China: Terrorism "Big Threat" To Olympics
September 11, 2007 05:24 PM - China Daily News
Beijing, China - Top Chinese leaders said today that terrorism poses the biggest threat to a successful Beijing Olympic Games. That from the Minister of Public Security, Zhou Yongkang. He called for closer international collaboration on information sharing and risk analysis. "Although the general security situation for the Beijing Olympics remains stable, we still face the challenges of terrorism, separatism and extremism," the minister said. "Terrorism, in particular, poses the biggest threat."
“No Sex Please, We’re Vegans!”
September 11, 2007 04:51 PM - , Environmental Graffiti
Vegans are a wonder; firstly, they live longer than us regular folk, they’re super good for the environment (rearing animals for food being one of the biggest CO2 producers), and yet this lifestyle choice has generally been seen as excessive and unhealthy.
Tributes paid to pioneering Body Shop founder
September 11, 2007 11:55 AM - Reuters UK
British Prime Minister Gordon Brown led tributes to Body Shop founder Anita Roddick on Tuesday, describing her as a "true pioneer" who inspired millions to take an ethical approach to business.
Can't Quit Chocolate? Don't Fret, It's No Addiction
September 11, 2007 11:48 AM - Michael Kahn, Reuters
YORK (Reuters) - Resistance is futile. The more we try to fight off a craving for chocolate, the more our desire for it grows, a British researcher said on Tuesday. But chocoholics can take heart that such sweets are not addictive despite the fact many people consider themselves as having no control over their urges to eat the sweets, said Peter Rogers, a psychologist at the University of Bristol. "Food behavior can look like addictive behavior in extreme situations but chocolate does not fit these criteria," Rogers told a meeting sponsored by the British Association for the Advancement of Science.
Gifted Research Parrot Alex Found Dead
September 11, 2007 11:37 AM - Associated Press
A gifted parrot that could count to six, identify colors and even express frustration with repetitive scientific trials has died after 30 years of helping researchers better understand the avian brain. The death of Alex, an African Grey parrot, left scientists at Brandeis University feeling as if they'd lost a colleague.
Flooding leaves 3.5 million people homeless in India
September 11, 2007 07:19 AM - Reuters
Soldiers in motor boats rescued thousands of marooned people and helicopters air-dropped food as the number of people made homeless after some of the worst flooding in years in India's northeast rose to 3.5 million.
Top U.S. Scientists To Provide Web Help For Global Drinking Water Crisis
September 10, 2007 04:16 PM - Paul Schaefer, ENN
WASHINGTON, - Top US scientists are teaming with like-minded experts worldwide to try and get good solid information on water safety to policy makers and leaders around the globe. The U.S. National Academy of Sciences and the Global Health and Education Foundation are joining with science, engineering, and medical academies worldwide to provide information that may spur action on the drinking water crisis facing many countries worldwide. The scientists are launching a "Safe Drinking Water Is Essential" website. It's the first tool of its kind to provide international decision makers with peer-reviewed scientific information about enhancing the safety of drinking water supplies.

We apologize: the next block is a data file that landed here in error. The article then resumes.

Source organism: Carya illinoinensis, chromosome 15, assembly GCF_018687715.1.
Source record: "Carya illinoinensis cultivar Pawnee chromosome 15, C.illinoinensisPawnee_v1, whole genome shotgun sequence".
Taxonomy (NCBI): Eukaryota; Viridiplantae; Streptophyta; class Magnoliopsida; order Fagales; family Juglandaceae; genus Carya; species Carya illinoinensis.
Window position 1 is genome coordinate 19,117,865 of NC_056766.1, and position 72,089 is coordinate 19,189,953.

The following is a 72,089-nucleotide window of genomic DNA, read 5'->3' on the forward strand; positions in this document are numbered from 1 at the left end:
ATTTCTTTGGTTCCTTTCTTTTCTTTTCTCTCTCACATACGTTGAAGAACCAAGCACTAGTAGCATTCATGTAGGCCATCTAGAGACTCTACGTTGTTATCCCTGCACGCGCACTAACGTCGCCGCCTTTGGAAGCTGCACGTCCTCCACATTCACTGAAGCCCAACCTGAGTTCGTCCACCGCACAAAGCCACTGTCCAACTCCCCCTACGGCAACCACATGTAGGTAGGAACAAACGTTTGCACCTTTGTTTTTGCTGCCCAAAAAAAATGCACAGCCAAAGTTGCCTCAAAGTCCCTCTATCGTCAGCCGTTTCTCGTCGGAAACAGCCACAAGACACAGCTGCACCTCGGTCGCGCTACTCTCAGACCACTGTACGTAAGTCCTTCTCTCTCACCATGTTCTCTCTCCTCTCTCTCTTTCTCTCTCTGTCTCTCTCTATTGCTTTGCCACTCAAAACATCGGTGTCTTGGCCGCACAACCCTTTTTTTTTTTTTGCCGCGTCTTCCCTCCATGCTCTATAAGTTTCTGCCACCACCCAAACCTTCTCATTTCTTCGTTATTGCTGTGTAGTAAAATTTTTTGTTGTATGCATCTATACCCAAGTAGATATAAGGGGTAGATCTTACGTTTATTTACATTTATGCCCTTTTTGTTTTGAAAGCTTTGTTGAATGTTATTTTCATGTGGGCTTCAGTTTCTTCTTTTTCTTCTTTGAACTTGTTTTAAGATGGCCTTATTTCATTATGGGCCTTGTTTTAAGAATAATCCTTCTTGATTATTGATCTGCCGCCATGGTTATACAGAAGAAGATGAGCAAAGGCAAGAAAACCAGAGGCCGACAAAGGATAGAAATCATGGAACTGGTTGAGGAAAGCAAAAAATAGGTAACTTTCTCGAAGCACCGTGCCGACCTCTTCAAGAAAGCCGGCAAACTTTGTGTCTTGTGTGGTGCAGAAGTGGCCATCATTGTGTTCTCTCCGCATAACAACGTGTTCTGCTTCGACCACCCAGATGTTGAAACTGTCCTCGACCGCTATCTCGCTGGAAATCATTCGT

What Happens In The Wild, Stays In The Wild
September 10, 2007 03:46 PM - Nick Forland
We've heard of the distress calls about Polar bears and Global Warming; having to swim greater distances for food and that the chances of their offspring surviving are less and less as the arctic ice sheets melt, but these isolated creatures residing on the desolate arctic tundra, have recently been photographed frolicking with a few friends. It's a side of nature we don't often get to witness, but photos by Norbert Rosing show a 1200lb Polar Bear having a little fun with a husky.
Human & Animal Chip Implants Linked to Tumors
September 10, 2007 03:32 PM - Todd Lewan, Associated Press
When the U.S. Food and Drug Administration approved implanting microchips in humans, the manufacturer said it would save lives, letting doctors scan the tiny transponders to access patients' medical records almost instantly. The FDA found "reasonable assurance" the device was safe, and a sub-agency even called it one of 2005's top "innovative technologies." Although the government approved the use of microchips in humans in 2005, the Associated Press reports that studies dating back to the mid-1990s showed they "induced" malignant tumors in some lab mice and rats.
Astronomers Eager To Add To Sky On Google Earth
September 10, 2007 12:53 PM - Robert Sanders, UC Berkeley News
BERKELEY — Since Sky in Google Earth debuted two weeks ago to let the public explore the heavens from their computers, two University of California, Berkeley, astronomers have jumped in to populate Google's sky with the most recently discovered heavenly objects. One piece of the Sky in Google Earth, showing 7 planetary systems around nearby stars (blue & gold ovals) and a recently discovered gamma-ray burst in the constellation of Gemini (diamond-ring object). By clicking on these icons, Google Sky users can pull up detailed information about exoplanets and sudden flashes of light in the sky.